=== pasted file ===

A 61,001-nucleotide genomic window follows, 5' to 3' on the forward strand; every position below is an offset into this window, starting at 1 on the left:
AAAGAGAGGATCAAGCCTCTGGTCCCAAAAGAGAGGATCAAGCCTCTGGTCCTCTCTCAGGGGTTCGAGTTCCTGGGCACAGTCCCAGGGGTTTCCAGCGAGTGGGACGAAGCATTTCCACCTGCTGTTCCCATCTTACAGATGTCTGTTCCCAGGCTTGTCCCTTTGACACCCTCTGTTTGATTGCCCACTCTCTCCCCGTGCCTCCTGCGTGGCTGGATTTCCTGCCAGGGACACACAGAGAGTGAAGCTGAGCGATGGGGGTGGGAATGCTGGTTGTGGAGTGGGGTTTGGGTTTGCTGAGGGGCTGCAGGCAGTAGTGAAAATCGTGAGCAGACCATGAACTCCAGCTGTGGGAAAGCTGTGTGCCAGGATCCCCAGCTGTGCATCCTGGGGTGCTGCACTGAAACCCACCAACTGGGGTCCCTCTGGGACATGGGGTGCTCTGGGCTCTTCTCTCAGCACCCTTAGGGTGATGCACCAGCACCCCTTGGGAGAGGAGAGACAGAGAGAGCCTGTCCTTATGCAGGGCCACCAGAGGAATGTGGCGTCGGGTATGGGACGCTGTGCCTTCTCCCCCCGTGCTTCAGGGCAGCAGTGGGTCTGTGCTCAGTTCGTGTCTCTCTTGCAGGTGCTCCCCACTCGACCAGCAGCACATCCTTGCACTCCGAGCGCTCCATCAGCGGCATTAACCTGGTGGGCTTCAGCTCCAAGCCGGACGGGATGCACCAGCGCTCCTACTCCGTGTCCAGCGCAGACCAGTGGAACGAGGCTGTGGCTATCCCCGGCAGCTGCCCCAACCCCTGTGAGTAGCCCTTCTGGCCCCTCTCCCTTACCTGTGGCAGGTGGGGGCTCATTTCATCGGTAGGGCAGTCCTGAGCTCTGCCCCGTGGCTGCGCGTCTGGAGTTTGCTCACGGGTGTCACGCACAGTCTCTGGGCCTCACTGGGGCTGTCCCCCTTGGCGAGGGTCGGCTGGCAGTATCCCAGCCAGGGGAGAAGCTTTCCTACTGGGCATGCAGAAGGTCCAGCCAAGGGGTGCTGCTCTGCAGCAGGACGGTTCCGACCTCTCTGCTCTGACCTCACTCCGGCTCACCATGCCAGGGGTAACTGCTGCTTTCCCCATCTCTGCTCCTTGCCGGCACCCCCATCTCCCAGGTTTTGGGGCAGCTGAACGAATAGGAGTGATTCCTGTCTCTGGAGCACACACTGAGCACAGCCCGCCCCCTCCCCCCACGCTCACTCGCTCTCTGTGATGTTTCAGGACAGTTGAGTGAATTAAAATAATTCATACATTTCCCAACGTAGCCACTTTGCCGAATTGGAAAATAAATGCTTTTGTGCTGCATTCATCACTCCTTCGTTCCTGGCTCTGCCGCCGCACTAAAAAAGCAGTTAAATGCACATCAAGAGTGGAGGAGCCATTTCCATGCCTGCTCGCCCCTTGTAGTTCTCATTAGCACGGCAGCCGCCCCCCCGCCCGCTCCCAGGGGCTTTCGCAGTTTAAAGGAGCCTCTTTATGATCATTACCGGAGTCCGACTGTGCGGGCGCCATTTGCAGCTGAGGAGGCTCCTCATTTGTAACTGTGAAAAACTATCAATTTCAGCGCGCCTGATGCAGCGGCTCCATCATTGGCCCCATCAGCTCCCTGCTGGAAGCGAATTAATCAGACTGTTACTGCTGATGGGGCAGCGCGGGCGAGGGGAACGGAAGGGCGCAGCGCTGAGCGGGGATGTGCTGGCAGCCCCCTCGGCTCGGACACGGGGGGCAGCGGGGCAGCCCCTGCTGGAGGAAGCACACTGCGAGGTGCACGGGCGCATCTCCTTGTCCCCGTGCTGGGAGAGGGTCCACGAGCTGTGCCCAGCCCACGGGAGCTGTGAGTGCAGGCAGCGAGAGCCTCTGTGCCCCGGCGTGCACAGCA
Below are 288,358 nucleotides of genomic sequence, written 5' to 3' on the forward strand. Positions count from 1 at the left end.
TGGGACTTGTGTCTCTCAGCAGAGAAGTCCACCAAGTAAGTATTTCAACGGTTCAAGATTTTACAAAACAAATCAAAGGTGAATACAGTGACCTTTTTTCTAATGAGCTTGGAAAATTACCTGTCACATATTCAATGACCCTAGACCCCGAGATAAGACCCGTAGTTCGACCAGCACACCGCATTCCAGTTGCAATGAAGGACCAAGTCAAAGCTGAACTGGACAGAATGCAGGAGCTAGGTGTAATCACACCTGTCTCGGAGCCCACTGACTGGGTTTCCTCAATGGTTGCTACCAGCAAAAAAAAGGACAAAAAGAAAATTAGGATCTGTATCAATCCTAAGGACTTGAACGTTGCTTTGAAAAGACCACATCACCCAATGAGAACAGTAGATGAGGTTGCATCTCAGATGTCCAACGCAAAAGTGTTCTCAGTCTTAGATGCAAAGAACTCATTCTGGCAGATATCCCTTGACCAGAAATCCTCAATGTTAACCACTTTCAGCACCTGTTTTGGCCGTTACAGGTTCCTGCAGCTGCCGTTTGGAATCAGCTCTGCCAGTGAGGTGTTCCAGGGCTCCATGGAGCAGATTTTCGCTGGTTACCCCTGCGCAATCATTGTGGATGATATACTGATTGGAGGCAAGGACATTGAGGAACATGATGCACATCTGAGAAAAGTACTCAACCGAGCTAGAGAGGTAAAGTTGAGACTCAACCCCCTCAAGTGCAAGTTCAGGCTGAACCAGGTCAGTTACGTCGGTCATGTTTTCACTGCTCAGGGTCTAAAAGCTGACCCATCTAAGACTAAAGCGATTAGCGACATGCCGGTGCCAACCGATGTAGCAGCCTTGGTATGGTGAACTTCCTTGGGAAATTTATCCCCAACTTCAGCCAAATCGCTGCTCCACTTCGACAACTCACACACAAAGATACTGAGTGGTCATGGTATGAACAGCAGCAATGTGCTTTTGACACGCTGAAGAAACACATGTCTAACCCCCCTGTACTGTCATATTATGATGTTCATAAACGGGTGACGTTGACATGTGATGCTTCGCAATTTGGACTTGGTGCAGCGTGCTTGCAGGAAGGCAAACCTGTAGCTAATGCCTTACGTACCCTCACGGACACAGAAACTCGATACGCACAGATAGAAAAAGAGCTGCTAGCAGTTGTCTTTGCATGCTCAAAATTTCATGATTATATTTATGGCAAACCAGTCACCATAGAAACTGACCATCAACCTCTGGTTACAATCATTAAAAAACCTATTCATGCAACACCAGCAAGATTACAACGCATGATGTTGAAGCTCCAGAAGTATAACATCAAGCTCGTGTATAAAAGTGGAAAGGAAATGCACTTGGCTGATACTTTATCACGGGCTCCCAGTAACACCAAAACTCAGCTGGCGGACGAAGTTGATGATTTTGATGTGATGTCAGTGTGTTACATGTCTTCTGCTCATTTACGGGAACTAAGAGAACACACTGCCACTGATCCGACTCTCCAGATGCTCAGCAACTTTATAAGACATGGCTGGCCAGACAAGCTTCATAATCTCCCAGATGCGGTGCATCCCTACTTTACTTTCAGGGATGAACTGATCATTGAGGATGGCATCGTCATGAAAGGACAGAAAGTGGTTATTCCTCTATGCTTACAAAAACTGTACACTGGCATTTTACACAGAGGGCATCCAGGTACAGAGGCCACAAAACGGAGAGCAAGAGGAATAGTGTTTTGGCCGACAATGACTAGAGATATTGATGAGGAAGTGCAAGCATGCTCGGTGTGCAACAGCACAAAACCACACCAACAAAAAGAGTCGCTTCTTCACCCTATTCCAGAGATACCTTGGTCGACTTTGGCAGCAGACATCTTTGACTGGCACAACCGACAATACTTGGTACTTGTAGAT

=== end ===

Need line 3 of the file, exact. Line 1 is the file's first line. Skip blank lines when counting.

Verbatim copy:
Below are 288,358 nucleotides of genomic sequence, written 5' to 3' on the forward strand. Positions count from 1 at the left end.